NASA‘s Deep Space Atomic Clock is almost ready to revolutionize time-keeping on space missions with technology that “will enable one-way navigation” and make “near-real-time navigation of deep space probes possible,” according to a study published in Nature on Wednesday.
On current missions, spacecrafts that travel beyond the Moon must rely on two-way communication with stations on Earth in order to keep their clocks up to date, which allows the capsule to determine its location and its designated path for travel. NASA’s Deep Space Atomic Clock will provide those missions with more autonomy so that explorers will be able to navigate from space in a more streamlined manner.
Atomic clocks function by counting seconds based on the excited states of atoms, one of the most precise methods of time-telling to exist. Several spacecrafts currently carry these types of clocks to calculate complicated logistics, including the satellites present in the Global Positioning System (GPS) constellation. For deep space missions, however, spacecrafts must be able to maintain a specific degree of precision over a longer period of time, which currently requires contact from Earth.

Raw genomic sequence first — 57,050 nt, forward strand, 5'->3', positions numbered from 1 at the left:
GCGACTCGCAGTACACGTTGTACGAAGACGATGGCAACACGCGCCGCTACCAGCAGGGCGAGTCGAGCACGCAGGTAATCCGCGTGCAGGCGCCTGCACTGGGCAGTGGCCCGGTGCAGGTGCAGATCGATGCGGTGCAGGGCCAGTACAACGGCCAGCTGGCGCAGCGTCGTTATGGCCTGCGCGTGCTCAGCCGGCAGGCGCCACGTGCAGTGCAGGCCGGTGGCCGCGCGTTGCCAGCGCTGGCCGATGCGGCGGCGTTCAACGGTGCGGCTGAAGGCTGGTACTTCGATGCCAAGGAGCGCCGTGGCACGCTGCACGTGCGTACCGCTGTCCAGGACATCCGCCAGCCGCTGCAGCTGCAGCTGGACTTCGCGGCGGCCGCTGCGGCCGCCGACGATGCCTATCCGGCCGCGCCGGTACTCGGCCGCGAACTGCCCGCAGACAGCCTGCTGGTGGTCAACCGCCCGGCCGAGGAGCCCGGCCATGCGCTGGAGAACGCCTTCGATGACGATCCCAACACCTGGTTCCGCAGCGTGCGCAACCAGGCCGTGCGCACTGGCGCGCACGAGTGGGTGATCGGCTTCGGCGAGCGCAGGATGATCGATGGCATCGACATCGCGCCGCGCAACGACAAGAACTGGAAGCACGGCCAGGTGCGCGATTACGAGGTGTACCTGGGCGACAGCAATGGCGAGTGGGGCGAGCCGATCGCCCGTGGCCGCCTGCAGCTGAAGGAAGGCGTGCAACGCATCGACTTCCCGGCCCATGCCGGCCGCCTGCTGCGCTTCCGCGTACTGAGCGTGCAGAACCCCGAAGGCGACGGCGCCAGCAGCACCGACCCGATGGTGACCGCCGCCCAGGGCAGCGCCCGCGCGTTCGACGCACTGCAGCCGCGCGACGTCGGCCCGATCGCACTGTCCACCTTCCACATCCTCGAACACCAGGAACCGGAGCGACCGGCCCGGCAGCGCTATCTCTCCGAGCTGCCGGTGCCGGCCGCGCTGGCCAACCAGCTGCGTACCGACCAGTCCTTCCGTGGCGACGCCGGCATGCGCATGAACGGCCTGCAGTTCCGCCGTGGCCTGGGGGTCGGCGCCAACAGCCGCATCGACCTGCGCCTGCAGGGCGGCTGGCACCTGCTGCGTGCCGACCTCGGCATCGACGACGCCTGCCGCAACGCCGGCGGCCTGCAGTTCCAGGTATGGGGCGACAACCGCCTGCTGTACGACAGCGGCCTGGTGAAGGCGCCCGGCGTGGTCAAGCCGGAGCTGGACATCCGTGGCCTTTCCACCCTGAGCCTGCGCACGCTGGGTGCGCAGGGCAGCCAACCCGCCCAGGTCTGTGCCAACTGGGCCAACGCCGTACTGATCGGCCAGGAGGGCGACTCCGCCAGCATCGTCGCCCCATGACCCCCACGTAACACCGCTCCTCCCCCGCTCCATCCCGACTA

The Deep Space Atomic Clock is NASA’s first step toward a so-called “self-driving deep space probe” that would be able to tell time, and, in turn, navigate itself without Earth contact. The atomic clock mission is still ongoing, though the study reports significant progress with a new record for long-term atomic clock stability in space, 10 times that of current space-based clocks.
In 2019, NASA’s Jet Propulsion Laboratory (JPL) launched the time-telling instrument into orbit, where the space agency performed the first space-based test of the path-forging technology over the course of more than 12 months. Since the launch, the atomic clock has performed as scientists expected with a timekeeping stability that is an order of magnitude that exceeds current technology, the study reports.
“The Deep Space Atomic Clock is particularly amenable to the space environment because of its low sensitivity to variations in radiation, temperature and magnetic fields,” the study explains.
As NASA continues to finalize the Deep Space Atomic Clock, hear what the space agency’s administrator Bill Nelson had to share after viewing a highly anticipated unclassified UFO report.
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